It’s Kate Upton! Again! This time the Sports Illustrated swimsuit issue cover, which hits news stands Tuesday, has her in Antarctica, showcasing her substantial cleavage with a perky snow-white parka that looks great against the matching icebergs and bikini bottoms. (I wore Gore-Tex and fleece when I got there in my early twenties, but I was posing for my mother, not millions of men.)
SI, understandably, doesn’t count on me to buy its swimsuit issue. But, oddly, this year SI does seem to be targeting me with a 12-page style guide sponsored by Target. That’s right: Nestled amid the naked supermodels posing in body paint is an ad-sponsored supplement from the discount retailer that shows women how they, too, can attain that tousled, come-hither look when they’re heading to the beach.
There’s a lot about the SI franchise that’s perplexing, from the media’s fawning blanket coverage to Time Warner’s shock over a “leaked” cover image. (The real shock is that it’s not leaked every year.) What’s clear is why the annual stand-alone issue exists: It has made a billion dollars over the years—generating at least 7 percent of the magazine’s annual revenue—selling sexy women in swimsuits. (Or topless, under a fur-lined parka, in Upton’s case.)
But what’s up with Target? Does it really think this monument to the male libido is the perfect place to pitch women on everyday style? Target spokesman Joshua Thomas notes that “Target has a phenomenally strong swim business” and views SI “as the authority on swim.” The retailer hasn’t advertised in the magazine for a decade or so and has never done anything on this scale. What changed the company’s thinking was the idea of a “minizine,” he says, wherein the company could feature ads that were “very female-focused, showing girls on a girls’ weekend.” Thomas says Target hasn’t yet received any negative feedback.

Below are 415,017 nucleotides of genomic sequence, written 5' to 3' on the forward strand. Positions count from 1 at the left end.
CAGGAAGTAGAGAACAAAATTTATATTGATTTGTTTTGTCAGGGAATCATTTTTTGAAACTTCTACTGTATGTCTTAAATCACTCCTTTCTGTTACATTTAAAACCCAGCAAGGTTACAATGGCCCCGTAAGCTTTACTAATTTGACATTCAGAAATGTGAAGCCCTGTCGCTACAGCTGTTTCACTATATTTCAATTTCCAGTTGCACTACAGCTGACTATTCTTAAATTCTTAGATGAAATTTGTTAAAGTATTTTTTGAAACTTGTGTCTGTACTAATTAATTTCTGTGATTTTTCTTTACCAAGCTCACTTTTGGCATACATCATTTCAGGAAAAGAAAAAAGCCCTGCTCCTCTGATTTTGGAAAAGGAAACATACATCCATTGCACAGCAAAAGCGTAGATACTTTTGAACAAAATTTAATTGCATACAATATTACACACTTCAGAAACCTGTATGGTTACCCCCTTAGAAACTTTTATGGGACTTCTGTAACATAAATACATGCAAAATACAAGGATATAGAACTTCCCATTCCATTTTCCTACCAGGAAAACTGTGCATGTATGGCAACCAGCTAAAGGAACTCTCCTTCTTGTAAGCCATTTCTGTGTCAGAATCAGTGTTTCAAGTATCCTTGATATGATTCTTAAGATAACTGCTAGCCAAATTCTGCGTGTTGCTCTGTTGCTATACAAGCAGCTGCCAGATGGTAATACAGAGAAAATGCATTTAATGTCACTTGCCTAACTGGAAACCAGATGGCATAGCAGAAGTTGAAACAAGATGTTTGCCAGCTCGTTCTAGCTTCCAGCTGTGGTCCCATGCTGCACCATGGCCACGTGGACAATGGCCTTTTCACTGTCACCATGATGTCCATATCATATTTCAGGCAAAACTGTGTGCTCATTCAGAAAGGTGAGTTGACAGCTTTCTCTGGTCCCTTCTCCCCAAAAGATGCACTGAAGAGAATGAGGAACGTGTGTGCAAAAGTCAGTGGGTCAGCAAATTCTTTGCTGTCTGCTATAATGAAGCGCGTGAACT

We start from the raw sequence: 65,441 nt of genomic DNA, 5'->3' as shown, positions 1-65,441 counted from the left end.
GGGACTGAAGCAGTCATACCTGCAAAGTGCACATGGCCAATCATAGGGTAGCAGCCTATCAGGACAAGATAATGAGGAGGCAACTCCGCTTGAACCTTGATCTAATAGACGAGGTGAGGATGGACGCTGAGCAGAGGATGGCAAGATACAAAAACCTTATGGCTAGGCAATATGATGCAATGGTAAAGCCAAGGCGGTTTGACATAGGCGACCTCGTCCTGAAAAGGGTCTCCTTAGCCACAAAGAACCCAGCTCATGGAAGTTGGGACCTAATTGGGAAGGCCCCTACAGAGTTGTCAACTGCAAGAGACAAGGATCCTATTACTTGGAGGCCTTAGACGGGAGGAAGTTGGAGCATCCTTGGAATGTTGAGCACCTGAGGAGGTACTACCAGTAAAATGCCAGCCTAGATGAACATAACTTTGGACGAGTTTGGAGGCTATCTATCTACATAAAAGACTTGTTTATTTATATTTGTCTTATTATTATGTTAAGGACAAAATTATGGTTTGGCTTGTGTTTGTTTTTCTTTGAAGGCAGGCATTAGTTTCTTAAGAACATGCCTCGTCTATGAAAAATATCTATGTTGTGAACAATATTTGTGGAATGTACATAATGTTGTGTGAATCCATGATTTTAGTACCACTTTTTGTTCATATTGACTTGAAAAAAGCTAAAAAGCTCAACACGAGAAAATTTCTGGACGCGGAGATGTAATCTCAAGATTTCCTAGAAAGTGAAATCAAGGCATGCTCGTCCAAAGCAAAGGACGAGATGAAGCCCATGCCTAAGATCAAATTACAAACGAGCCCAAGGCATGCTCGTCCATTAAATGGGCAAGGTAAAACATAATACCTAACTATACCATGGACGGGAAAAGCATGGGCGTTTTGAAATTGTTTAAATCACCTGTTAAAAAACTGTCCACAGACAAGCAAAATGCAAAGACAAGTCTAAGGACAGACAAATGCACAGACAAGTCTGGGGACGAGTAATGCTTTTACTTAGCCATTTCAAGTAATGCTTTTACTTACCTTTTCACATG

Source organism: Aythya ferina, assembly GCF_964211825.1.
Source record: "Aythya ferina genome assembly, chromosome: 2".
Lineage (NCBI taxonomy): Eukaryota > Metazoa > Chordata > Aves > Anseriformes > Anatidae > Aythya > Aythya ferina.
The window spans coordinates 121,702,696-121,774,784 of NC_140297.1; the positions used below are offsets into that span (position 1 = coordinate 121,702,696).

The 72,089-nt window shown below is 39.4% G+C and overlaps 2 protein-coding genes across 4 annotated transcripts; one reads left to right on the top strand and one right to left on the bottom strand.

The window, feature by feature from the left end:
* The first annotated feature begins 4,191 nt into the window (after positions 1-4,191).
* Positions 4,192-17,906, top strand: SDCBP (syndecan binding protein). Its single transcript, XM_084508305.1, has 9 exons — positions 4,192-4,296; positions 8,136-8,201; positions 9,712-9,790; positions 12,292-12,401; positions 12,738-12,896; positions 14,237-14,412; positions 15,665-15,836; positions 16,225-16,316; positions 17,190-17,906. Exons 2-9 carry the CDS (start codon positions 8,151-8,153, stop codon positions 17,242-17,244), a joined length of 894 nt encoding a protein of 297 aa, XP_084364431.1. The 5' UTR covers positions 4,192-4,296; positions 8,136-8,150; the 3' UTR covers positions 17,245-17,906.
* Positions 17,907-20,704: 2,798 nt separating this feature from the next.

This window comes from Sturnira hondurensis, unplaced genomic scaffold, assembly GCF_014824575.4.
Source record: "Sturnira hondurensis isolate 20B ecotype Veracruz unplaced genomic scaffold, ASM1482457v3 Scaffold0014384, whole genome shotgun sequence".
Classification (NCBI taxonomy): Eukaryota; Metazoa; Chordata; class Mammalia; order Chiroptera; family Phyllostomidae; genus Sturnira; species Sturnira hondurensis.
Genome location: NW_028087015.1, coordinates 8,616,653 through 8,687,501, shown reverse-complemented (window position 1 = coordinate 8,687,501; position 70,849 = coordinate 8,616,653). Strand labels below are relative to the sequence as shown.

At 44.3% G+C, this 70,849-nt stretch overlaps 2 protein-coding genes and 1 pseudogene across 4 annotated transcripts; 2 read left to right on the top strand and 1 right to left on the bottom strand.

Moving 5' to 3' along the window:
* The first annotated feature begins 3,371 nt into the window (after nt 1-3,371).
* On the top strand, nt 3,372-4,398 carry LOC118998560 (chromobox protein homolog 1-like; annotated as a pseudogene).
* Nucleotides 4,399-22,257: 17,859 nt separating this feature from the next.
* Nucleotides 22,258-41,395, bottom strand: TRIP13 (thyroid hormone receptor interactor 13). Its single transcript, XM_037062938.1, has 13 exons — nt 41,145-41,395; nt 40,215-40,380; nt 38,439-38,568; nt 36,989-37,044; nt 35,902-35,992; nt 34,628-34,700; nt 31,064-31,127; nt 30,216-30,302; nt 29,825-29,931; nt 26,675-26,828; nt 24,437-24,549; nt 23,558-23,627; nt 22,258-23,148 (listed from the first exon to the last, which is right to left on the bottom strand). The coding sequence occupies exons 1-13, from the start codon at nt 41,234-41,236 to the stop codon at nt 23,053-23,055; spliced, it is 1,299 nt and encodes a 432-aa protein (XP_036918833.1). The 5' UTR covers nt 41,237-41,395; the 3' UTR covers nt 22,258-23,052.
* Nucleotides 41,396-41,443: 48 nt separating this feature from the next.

Is the mass-market discount chain really going to build great buzz with women by attaching itself to this franchise? Allen Adamson, managing director of Landor Associates in New York, doesn’t think so. “It seems like a mismatch of brands,” says Adamson. “Target is a very family-oriented retail brand. They should be in every issue but the swimsuit issue.” Retail consultant Howard Davidowitz disagrees. He thinks Target’s move is “totally rational” because its customers are aspirational. “It would be wacky if Wal-Mart was advertising there,” he says. “The Target customer wants to be cool.” (Hey, tapping into the sex appeal of Anna Nicole Smith worked for Guess, which is featuring the deceased model’s 6-year-old daughter in its spring ad campaign.)
The cult around the swimsuit issue has very little to do with swimsuits or the sport that inspired them. The franchise is built on a kind of pop-candy porn, whereby suits are a flimsy excuse to imagine what’s underneath. That’s when there’s any suit at all: In SI‘s swimsuit empire, women don’t swim. They crouch in suggestive positions on remote beaches or polar bear rugs. (Water messes up makeup.) Even the blurbs borrow more from Playboy than SI during this high holiday for swimsuit journalism, such as a post on SI’s just-launched Swim Daily site (also sponsored by Target) that touts “you admired her during the BCS title game, now check out Katherine Webb like you’ve never seen her before.” Webb, the girlfriend of Alabama’s quarterback, is best known for being drooled over by announcer Brent Musburger during a lull in the on-field action.
For a sense of just how everyday this issue is not, check out the athletes in the issue. It’s striking how frozen and uncomfortable many of them look in their skimpy bikinis. While Kate Upton is a natural when it comes to sticking out her chest, these women look vaguely embarrassed. They’re more accustomed to using their bodies to play sports.
So perhaps Target should think twice about playing off the swimsuit issue or Swim Daily to woo women. Not because it will take a hit in sales. It’s hard to imagine any issue that reaches 70 million readers won’t move the needle for a brand. American Apparel found that models in seductive poses moved underwear and t-shirts, too, until it came close to bankruptcy.
The issue here is reputation. Over the long term, maybe this isn’t the kind of message you want to send to your core demographic. Want to know who really likes girls in bikinis? Fourteen-year-old boys.